In June 2017, the Health Care Industry Cybersecurity Task Force, consisting of 21 individuals from various walks of health care and information technology, issued its Report on Improving Health Care Industry Cybersecurity.
Supported by the Department of Health and Human Services, the Department of Homeland Security, and the National Institute of Standards and Technology, the Task Force outlined the state of cybersecurity in health care, the current and emerging cyber threats in health care and provided recommendations and action steps. While most commentators focused on the imperatives and recommendations, they seemed to miss the real story: the impact of smaller practices on America’s health care and their need for adequate information security protections.
Small Practices, Rural Hospitals and Cybersecurity
According to the report, smaller practices and rural hospitals provide most of the health care in the country but lack the information security resources to implement and rapidly deploy protections against ongoing, ever changing tactics, threats and attack vectors. Typically, these organizations often do not have:
- The infrastructure to identify and track threats
- The technical capacity to analyze the threat data and quickly translate it into actionable information
- The capability to act on that information
- Physical and logical access controls consistent with best practices
Also, the report noted that smaller practices and rural hospitals “continue to use unsupported legacy systems, and lack access to proper security training [and] have not crossed the cybersecurity digital divide”. While larger organizations can afford to spend millions on their IT, according to the report, “small organizations cannot afford to retain in-house information security personnel, or designate an IT staff member with cybersecurity expertise”. Even larger organizations face challenges as a result of their leadership’s decision to either not increase or even decrease their budgets despite increasingly complex cyber threats. While many believe that only large organizations are the target of cyber attackers, the reality is that ALL health care organizations, regardless of sizes, are targets.
The report highlighted the importance of small entities having appropriate security controls. Specifically, the report noted that a “coordinated attack on multiple small and medium health entities could pose a significant risk to national security . . . destabilize public trust in the health care industry and as such, negatively affect the entire critical infrastructure sector.”
Small and Medium Health Care Providers are Easy Targets for Cyber Criminals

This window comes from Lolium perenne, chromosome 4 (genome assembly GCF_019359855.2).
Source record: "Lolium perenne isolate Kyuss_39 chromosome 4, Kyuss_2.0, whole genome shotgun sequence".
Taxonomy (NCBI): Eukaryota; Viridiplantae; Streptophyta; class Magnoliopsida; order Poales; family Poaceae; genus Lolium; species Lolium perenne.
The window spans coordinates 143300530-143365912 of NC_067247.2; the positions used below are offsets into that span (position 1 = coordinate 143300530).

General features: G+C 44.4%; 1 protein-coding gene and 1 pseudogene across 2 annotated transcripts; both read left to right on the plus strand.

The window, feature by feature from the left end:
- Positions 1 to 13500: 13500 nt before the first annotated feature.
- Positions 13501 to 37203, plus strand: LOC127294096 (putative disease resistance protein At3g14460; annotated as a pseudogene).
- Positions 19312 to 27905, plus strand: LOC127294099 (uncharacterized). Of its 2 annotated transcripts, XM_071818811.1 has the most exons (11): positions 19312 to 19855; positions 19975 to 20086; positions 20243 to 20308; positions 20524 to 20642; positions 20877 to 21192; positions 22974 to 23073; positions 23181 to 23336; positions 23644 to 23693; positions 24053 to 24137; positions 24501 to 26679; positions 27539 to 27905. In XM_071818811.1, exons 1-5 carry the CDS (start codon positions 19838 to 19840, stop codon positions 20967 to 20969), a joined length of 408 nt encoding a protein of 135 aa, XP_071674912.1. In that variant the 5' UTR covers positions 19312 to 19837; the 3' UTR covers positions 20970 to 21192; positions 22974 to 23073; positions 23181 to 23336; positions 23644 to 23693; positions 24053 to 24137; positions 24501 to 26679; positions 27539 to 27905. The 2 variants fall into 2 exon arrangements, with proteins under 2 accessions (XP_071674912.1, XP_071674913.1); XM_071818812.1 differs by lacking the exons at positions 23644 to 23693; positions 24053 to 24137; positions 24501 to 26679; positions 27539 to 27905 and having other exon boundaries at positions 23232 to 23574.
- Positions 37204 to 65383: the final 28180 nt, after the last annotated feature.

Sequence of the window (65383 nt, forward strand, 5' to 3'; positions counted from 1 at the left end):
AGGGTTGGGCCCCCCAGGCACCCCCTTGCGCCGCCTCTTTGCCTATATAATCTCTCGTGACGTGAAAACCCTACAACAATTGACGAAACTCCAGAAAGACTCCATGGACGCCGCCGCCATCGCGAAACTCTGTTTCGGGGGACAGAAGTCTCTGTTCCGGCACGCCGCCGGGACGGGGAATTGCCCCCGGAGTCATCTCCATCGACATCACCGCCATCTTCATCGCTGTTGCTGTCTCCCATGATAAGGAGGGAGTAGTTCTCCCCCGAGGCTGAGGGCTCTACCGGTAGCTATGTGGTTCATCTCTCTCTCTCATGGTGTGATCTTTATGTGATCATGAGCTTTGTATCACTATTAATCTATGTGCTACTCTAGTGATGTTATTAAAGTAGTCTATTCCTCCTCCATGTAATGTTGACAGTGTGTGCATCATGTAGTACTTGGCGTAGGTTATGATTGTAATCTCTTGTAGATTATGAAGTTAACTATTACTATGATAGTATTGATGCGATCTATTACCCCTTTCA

Small to medium health care providers are easy targets for cyber criminals and typically have less complex information systems. However, their data is as good and as valuable as information obtained from larger organizations and easier to obtain. Also, these organizations are required to adhere to the same rules and regulations regardless of size. There is no small practice exemption or lower bar for protecting patient data.
Consider Outsourcing Information Security Activities
Since smaller entities usually have less complex systems and less expertise to develop and maintain information security infrastructure, the Task Force recommended that the organizations engage managed security service providers (MSSPs), companies that provide network and information system security services to organizations that outsource these activities. MSSPs would provide the high level security services and oversight in an efficient and cost-effective manner that ensures compliance with applicable federal, state and industry information security requirements. MSSPs could focus on the small and medium-sized organizations’ key information security needs, such as critical network perimeter controls, end-point controls, identity and access management, and encryption, while the health care organizations focus on providing services to needy patients.
Small and medium-sized health care providers comprise the majority of America’s health care landscape. Yet they are most vulnerable to cyber threats because they lack the resources and expertise to adequately protect their patients’ information. Outsourcing information security systems seems to provide an affordable and competent solution for acquiring needed expertise to combat constantly evolving cyber threats and adhering to regulatory requirements for information security.